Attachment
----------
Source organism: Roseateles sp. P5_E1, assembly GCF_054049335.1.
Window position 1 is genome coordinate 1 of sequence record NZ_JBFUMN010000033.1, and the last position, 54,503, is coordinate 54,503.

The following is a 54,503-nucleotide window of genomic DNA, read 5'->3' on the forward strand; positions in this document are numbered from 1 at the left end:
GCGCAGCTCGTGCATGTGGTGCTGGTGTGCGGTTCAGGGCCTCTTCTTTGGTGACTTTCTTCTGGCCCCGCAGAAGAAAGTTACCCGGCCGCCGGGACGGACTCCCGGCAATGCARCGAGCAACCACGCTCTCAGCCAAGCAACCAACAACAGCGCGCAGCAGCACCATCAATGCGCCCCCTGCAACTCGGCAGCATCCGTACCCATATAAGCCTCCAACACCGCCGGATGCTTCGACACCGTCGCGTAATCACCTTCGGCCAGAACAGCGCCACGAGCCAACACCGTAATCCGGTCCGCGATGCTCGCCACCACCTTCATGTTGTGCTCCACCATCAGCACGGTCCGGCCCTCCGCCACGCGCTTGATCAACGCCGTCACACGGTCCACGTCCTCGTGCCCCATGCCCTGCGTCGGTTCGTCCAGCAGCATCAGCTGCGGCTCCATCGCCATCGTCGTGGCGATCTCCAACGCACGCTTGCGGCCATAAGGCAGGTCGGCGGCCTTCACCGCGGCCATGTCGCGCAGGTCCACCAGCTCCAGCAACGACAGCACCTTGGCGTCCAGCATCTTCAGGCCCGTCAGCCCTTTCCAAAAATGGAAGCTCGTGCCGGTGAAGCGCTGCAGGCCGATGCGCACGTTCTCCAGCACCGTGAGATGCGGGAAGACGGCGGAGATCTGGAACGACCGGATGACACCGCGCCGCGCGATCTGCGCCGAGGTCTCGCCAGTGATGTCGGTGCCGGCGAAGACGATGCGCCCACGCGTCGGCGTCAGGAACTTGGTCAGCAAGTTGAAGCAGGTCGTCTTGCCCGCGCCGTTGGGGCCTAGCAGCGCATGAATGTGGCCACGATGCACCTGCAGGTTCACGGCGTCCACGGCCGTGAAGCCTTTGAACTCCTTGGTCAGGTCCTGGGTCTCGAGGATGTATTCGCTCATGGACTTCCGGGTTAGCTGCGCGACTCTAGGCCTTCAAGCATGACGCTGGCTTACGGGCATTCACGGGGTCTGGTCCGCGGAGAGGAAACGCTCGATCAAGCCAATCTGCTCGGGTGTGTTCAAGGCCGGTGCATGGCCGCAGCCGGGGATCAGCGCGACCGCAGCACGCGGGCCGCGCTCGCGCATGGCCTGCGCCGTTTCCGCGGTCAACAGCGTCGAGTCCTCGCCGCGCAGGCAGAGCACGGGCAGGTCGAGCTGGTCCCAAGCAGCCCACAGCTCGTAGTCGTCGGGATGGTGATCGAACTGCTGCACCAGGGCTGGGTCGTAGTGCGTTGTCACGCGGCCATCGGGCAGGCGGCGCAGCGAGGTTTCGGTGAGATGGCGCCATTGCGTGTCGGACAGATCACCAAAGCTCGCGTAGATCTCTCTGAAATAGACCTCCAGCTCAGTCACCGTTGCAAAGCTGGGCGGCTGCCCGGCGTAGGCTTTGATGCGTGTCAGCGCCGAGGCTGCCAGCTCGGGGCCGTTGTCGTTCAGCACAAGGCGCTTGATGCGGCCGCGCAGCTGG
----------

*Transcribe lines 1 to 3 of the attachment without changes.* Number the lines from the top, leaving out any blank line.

Source organism: Roseateles sp. P5_E1, assembly GCF_054049335.1.
Window position 1 is genome coordinate 1 of sequence record NZ_JBFUMN010000033.1, and the last position, 54,503, is coordinate 54,503.

The following is a 54,503-nucleotide window of genomic DNA, read 5'->3' on the forward strand; positions in this document are numbered from 1 at the left end: